“Anderson Silva,” as Sonnen goes on to explain, “gets on the plane and recognizes both of them, sees that they’re separated, motions for her, ‘Hey come up here, I have a first-class seat, you come up here and sit by Tito, I’ll go to the back of the plane.’ Great move by Anderson…Tito was revealing the good deed by Anderson and of course inadvertently pointed out the fact that he, himself, lacks chivalry and sent the common-law wife into the back of the plane while he sat up front. So, the whole thing gets very baffling,” explains Sonnen in what has proven to be a curious twist to the plot of the Triller story.
“The whole thing is very interesting,” Sonnen later goes on to admit. “Now, this is all on the heels of Tito taking a dive. And when Tito took that dive, it’s a really tough spot, because who is going to say he took the dive? It can’t be Anderson; Anderson wants the credit. Anderson can’t go, ‘Well, I hit him. I really turned my hip over, I worked on that in practice a thousand times.’ Anderson’s not going to come out and say that the shot didn’t have any power behind it,” explains Sonnen. “So, you end up in this really tough spot. But Tito has now gone a little bit further, saying that the shot was also illegal. He knows it’s illegal because the back of my head is, and I quote, ‘sore as hell.’”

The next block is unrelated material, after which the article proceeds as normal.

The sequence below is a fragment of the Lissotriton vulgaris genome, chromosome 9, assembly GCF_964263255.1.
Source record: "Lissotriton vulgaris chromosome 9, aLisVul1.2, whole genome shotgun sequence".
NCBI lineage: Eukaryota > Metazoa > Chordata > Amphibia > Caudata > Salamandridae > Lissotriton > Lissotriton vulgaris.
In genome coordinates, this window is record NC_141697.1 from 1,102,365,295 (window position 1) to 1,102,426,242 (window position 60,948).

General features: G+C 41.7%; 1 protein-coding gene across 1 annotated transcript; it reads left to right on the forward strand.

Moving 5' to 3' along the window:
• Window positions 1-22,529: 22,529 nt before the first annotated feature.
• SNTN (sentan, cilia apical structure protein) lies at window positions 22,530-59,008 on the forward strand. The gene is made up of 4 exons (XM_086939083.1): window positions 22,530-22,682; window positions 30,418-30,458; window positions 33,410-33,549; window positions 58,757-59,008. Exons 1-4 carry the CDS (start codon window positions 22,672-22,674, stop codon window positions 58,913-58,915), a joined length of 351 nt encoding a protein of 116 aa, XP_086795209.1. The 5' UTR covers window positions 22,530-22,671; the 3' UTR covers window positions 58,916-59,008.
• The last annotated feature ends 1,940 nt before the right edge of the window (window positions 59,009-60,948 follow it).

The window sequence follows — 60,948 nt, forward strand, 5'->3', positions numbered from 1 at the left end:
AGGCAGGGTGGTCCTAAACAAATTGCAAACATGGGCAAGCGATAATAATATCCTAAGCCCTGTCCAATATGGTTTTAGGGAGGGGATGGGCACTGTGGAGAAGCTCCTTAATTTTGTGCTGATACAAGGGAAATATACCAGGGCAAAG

“Tito has a sore head, the back of his head,” proclaims Sonnen with an air of sarcasm and doubt in his voice as he ponders the implications of the statement. “Which perhaps it was that blow to the back of the head that took the chivalry away that stuck the common-law wife in the back of the plane to begin with,” asks Sonnen. Perhaps, or perhaps what Ortiz really means is that in the back of his mind he knows something illegal was done?